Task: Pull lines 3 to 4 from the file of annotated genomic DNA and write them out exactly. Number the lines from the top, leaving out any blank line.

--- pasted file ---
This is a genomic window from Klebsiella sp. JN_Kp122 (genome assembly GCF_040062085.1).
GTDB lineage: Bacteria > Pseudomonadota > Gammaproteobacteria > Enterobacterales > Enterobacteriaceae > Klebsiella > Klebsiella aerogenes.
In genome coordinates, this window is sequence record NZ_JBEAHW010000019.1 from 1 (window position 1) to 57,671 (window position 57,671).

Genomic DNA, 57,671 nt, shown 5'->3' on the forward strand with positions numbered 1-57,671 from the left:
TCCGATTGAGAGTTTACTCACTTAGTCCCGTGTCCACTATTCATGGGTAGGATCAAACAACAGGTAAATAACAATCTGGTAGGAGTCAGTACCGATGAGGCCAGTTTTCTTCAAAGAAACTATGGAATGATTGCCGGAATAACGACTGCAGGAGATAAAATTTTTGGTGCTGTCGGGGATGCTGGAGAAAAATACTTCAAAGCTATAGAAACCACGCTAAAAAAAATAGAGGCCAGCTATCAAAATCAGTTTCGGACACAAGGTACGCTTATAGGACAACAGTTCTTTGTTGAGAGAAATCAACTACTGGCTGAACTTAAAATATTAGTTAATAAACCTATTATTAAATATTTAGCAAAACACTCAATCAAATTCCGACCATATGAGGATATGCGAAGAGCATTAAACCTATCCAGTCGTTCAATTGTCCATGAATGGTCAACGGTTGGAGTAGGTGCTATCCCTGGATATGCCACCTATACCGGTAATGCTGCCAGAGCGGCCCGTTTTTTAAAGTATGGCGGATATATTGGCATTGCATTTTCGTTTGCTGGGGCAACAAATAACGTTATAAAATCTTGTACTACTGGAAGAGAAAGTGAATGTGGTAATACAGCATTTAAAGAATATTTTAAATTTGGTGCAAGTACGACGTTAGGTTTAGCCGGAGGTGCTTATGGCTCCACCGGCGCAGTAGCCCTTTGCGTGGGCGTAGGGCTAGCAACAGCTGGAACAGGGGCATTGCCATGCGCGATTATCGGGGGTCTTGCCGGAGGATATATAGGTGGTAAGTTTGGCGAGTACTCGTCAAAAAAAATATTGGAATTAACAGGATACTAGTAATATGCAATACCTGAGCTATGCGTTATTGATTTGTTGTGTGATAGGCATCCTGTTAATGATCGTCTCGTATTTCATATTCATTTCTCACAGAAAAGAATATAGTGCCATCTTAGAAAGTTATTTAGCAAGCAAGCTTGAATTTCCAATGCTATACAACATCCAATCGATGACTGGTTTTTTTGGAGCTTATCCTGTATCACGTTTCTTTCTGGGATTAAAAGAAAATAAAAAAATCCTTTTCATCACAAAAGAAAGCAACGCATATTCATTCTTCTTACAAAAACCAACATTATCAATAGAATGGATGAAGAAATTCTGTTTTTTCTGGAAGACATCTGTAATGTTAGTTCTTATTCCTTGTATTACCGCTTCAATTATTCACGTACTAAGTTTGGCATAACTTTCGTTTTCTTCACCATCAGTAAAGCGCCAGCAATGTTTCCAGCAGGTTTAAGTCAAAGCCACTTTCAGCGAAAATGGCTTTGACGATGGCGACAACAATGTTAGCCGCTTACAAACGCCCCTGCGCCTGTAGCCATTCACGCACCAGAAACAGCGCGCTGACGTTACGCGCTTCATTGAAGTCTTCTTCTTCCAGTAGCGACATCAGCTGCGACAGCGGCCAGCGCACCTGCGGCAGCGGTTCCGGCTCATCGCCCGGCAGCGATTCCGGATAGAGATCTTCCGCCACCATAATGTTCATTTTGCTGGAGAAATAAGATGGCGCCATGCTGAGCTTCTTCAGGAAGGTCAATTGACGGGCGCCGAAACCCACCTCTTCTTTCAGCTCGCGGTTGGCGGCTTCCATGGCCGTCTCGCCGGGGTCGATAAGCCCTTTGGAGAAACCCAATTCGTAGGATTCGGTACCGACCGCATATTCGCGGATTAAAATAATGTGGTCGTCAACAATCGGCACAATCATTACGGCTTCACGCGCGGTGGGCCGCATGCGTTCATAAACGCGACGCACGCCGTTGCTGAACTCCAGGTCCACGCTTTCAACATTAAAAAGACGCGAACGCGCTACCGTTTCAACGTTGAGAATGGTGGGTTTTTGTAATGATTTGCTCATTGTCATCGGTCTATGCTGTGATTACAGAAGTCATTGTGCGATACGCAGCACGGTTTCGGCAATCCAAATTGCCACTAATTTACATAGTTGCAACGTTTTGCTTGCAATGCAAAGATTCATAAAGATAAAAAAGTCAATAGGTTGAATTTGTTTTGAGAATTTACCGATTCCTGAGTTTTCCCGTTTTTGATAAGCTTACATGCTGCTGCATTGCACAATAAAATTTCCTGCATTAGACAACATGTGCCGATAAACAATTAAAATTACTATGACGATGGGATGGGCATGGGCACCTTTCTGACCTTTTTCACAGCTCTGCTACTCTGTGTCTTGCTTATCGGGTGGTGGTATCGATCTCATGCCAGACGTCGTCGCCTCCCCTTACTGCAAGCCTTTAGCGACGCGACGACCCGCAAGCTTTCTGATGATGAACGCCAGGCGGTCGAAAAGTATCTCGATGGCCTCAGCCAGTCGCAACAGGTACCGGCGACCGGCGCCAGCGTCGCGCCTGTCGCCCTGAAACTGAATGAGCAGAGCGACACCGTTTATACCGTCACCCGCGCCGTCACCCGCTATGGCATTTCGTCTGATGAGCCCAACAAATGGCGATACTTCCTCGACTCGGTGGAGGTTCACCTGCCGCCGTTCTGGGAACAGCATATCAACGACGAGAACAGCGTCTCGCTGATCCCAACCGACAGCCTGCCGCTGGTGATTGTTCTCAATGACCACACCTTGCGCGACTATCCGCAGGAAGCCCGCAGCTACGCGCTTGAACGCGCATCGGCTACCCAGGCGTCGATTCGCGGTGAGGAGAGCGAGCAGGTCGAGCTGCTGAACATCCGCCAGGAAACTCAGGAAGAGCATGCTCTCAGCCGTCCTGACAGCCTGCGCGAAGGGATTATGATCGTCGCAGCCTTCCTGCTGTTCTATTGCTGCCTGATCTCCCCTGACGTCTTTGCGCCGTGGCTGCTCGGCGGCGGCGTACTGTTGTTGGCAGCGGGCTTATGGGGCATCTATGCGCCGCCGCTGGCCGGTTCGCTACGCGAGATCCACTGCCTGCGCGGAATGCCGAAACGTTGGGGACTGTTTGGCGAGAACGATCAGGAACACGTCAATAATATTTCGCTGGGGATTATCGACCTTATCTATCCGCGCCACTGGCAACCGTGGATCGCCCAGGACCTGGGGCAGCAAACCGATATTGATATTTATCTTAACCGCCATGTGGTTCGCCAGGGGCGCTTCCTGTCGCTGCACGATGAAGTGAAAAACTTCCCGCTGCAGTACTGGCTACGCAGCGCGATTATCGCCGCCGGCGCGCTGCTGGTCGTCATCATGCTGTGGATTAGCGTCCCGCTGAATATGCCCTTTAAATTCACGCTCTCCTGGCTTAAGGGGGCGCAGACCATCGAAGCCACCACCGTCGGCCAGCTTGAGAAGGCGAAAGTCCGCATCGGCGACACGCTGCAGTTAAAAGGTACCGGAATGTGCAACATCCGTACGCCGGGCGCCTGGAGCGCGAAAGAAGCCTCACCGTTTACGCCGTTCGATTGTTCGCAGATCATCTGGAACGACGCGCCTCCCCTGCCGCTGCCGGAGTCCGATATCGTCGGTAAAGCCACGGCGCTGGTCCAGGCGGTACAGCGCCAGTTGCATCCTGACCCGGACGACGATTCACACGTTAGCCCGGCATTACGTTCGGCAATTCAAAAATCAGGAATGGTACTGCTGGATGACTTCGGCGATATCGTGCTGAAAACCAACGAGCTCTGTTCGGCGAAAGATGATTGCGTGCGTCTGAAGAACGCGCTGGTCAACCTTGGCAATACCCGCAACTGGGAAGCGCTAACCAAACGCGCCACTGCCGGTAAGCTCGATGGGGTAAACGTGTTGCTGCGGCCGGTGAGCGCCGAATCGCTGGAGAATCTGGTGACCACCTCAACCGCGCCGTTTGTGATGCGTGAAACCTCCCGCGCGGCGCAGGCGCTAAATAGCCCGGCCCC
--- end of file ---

In genome coordinates, this window is sequence record NZ_JBEAHW010000019.1 from 1 (window position 1) to 57,671 (window position 57,671).

Genomic DNA, 57,671 nt, shown 5'->3' on the forward strand with positions numbered 1-57,671 from the left: